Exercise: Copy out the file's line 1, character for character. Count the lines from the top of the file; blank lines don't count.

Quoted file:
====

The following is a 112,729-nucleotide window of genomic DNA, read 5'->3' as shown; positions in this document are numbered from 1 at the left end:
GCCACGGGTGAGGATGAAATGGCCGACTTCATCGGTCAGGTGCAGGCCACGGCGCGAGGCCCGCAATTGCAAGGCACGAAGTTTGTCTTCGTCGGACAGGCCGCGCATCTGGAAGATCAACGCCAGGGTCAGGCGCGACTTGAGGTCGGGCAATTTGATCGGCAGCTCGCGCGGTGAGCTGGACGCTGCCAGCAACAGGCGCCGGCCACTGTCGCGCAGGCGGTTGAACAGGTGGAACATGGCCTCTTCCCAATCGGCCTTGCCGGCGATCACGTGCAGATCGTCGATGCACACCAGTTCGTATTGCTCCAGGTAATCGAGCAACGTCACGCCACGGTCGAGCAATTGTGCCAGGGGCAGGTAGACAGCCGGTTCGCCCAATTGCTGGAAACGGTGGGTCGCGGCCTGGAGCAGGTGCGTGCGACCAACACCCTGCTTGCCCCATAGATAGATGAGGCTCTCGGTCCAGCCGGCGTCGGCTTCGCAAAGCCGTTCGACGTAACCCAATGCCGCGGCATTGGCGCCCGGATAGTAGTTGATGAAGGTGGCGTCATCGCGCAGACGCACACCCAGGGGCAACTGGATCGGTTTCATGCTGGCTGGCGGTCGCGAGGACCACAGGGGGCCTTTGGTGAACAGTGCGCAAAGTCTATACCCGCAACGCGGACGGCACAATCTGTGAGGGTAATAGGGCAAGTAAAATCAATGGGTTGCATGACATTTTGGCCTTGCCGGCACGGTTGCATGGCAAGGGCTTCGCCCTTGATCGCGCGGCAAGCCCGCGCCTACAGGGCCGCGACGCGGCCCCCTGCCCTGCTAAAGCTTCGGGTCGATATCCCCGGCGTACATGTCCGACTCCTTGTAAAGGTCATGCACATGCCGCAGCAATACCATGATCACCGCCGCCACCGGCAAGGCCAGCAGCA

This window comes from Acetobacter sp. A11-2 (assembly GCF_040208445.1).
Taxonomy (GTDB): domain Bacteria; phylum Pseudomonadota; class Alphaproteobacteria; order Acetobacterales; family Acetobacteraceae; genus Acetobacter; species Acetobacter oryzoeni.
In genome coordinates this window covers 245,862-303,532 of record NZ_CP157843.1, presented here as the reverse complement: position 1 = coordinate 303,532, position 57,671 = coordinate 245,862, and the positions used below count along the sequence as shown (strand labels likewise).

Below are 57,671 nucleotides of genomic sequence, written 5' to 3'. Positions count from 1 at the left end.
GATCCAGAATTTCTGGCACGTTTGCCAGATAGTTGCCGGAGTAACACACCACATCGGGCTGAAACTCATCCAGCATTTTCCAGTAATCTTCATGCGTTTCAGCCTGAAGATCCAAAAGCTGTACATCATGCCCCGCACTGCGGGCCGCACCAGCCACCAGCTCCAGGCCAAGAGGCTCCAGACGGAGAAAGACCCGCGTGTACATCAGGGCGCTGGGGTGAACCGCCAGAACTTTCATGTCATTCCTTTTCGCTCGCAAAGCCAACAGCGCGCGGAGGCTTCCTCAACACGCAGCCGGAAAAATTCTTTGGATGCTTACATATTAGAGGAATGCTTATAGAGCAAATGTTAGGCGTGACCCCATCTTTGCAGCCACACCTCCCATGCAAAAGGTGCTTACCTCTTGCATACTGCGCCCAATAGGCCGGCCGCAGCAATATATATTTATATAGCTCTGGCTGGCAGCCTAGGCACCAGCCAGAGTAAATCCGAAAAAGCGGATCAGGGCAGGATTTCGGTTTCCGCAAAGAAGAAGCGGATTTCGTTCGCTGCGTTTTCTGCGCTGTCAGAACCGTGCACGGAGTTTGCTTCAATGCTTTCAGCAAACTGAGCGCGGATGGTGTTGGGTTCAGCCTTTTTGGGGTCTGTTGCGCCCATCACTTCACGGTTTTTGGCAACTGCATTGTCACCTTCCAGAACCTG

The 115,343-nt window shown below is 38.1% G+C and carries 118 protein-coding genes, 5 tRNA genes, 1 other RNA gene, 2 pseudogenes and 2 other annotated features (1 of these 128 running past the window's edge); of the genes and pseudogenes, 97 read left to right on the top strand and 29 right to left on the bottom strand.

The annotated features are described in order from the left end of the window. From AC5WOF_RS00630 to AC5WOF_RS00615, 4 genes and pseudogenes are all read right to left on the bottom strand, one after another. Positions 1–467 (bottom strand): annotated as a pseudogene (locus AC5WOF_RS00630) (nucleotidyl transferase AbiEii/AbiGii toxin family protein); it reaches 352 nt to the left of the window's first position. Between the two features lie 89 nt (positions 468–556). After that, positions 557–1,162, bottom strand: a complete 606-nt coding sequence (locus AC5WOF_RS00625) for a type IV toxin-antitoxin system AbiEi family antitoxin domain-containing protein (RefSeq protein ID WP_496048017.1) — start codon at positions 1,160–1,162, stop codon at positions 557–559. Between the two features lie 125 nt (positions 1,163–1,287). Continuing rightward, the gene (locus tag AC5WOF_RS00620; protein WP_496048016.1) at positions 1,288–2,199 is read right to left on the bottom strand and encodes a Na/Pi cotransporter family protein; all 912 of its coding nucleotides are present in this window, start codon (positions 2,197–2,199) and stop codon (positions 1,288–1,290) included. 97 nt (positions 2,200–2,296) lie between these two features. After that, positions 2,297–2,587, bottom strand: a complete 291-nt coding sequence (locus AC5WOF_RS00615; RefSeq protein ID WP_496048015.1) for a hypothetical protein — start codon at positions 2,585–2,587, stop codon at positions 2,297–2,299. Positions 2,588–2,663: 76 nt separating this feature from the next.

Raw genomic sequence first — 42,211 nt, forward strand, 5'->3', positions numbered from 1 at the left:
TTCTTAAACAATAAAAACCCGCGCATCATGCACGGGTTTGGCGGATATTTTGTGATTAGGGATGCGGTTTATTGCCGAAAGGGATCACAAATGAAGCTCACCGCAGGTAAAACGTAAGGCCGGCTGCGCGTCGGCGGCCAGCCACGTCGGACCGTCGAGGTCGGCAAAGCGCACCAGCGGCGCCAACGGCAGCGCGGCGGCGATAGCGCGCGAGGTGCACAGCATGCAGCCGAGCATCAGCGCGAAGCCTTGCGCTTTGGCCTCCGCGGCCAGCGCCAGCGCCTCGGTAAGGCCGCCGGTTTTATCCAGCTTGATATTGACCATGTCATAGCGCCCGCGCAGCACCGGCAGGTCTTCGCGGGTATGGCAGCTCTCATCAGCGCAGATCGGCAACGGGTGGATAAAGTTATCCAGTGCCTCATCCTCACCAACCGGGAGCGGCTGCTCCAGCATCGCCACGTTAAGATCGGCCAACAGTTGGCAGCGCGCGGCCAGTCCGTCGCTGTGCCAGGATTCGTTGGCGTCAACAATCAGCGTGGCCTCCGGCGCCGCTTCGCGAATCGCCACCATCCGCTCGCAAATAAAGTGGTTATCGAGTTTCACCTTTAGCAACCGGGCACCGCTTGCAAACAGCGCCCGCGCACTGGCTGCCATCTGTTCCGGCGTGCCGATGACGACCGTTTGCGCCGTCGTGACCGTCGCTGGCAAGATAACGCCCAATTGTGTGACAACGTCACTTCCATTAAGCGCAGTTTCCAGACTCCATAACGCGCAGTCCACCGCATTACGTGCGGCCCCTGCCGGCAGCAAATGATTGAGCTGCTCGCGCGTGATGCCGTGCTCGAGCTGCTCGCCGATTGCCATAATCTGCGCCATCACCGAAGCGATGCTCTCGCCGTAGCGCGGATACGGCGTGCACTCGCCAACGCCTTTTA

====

The following is a 112,729-nucleotide window of genomic DNA, read 5'->3' as shown; positions in this document are numbered from 1 at the left end: